(Guest Post from our friends at training site Educare, Random Subjects Made Simple – Are you a Mosquito Magnet?),
Monday, June 10th, 2013
Just as the weather is warm enough to consider scraping the rust off the barbecue, a very familiar buzzing sound comes to life.
Mosquitoes are a pain – literally. But beyond the swollen red lump and maddeningly incessant itch, mosquitoes are carriers, or vectors, for some of the world’s most deadly diseases. They cause millions of deaths worldwide from malaria, elephantiasis, encephalitis, dengue and yellow fever, and West Nile virus, to name a few.
Closer to home, our relatively innocuous mosquito can live for a week to over four months. Only the female of the species has the necessary mouth parts to suck blood. They stab two tubes into the skin – one to inject an enzyme that stops blood clotting and the other to suck blood into their bodies. They don’t use the blood as food for themselves, but as a source of protein for their developing eggs. For food, both male and female mosquitoes eat flower nectar, juices and decaying matter.
Actually, mosquitoes far prefer cattle and horses to you, but they do seem particularly drawn to some people. To lessen the likelihood of getting bitten wear earth tones, khaki or clothes of a neutral colour with long sleeves (although they can bite through thin material). Also, stay as cool as possible. They are like heat-seeking missiles and when you are hot or have been exercising, you give off carbon dioxide and lactic acid, both of which attract them. It’s a double whammy because they also love the moisture given off by perspiration, both for the chemicals it contains and the extra humidity it creates around your body. And remember, we mentioned that mosquitoes feed on flower nectar, so don’t smell like one – avoid all perfumed products, especially floral ones.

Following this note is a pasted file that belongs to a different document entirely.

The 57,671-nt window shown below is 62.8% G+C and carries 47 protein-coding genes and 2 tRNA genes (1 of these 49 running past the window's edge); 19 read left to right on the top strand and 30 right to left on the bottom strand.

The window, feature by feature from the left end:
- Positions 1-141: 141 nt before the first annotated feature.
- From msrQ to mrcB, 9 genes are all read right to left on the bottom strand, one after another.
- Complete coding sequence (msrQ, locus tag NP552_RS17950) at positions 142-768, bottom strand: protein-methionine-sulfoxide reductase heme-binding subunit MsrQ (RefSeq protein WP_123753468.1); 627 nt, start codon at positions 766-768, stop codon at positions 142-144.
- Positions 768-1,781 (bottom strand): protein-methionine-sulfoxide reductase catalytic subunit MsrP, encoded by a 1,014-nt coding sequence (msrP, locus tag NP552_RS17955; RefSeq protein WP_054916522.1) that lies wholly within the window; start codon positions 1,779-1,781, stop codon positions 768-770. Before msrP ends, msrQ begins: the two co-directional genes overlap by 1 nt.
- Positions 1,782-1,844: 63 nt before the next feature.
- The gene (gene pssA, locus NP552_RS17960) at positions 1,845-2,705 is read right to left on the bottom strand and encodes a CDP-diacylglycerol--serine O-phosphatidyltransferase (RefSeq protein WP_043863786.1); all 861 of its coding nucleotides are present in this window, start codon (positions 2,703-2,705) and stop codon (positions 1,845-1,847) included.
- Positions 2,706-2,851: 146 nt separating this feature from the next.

Mosquitoes need standing water to reproduce so ensure you are not harbouring any in pots or wheelbarrows around the garden. When you consider each female mosquito lays between 100 to 300 eggs at a time and averages 1,000 to 3,000 during its short life, that’s a lot of potential aggravation.
Mike, an esteemed member of the EduCare team, suggests an effective deterrent is eating Marmite and drinking gin and tonic. Apparently they don’t like the smell of Marmite and it’s the quinine in the tonic water that does the trick. We’re not sure about that, but if you give it a go, let us know.
Image credit: Aedes albopictus cdc by James Gathany, CDC [Public domain], via Wikimedia Commons